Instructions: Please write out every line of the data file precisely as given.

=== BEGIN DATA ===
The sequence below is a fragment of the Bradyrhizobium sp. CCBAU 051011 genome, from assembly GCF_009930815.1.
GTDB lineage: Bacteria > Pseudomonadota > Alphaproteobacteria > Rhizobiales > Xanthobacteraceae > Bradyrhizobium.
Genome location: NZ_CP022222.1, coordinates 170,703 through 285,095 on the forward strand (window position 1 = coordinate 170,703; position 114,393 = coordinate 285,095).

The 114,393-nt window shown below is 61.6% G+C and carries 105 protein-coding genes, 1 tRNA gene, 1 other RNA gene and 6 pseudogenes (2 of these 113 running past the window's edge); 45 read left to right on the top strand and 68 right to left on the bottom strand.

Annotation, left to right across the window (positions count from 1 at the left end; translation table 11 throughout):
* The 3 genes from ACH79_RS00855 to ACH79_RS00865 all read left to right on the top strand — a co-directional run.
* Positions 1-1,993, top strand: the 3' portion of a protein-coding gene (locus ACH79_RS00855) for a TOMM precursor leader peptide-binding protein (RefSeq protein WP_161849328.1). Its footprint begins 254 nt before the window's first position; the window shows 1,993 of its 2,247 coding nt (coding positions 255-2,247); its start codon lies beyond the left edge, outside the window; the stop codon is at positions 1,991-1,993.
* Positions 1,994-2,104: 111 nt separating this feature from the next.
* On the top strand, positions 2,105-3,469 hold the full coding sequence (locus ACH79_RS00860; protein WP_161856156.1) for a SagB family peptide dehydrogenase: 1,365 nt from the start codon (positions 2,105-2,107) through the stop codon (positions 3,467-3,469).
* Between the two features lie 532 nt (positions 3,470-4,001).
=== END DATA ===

The sequence below is a fragment of the Bradyrhizobium sp. CCBAU 051011 genome, from assembly GCF_009930815.1.
GTDB lineage: Bacteria > Pseudomonadota > Alphaproteobacteria > Rhizobiales > Xanthobacteraceae > Bradyrhizobium.
Genome location: NZ_CP022222.1, coordinates 170,703 through 285,095 on the forward strand (window position 1 = coordinate 170,703; position 114,393 = coordinate 285,095).

The 114,393-nt window shown below is 61.6% G+C and carries 105 protein-coding genes, 1 tRNA gene, 1 other RNA gene and 6 pseudogenes (2 of these 113 running past the window's edge); 45 read left to right on the top strand and 68 right to left on the bottom strand.

Annotation, left to right across the window (positions count from 1 at the left end; translation table 11 throughout):
* The 3 genes from ACH79_RS00855 to ACH79_RS00865 all read left to right on the top strand — a co-directional run.
* Positions 1-1,993, top strand: the 3' portion of a protein-coding gene (locus ACH79_RS00855) for a TOMM precursor leader peptide-binding protein (RefSeq protein WP_161849328.1). Its footprint begins 254 nt before the window's first position; the window shows 1,993 of its 2,247 coding nt (coding positions 255-2,247); its start codon lies beyond the left edge, outside the window; the stop codon is at positions 1,991-1,993.
* Positions 1,994-2,104: 111 nt separating this feature from the next.
* On the top strand, positions 2,105-3,469 hold the full coding sequence (locus ACH79_RS00860; protein WP_161856156.1) for a SagB family peptide dehydrogenase: 1,365 nt from the start codon (positions 2,105-2,107) through the stop codon (positions 3,467-3,469).
* Between the two features lie 532 nt (positions 3,470-4,001).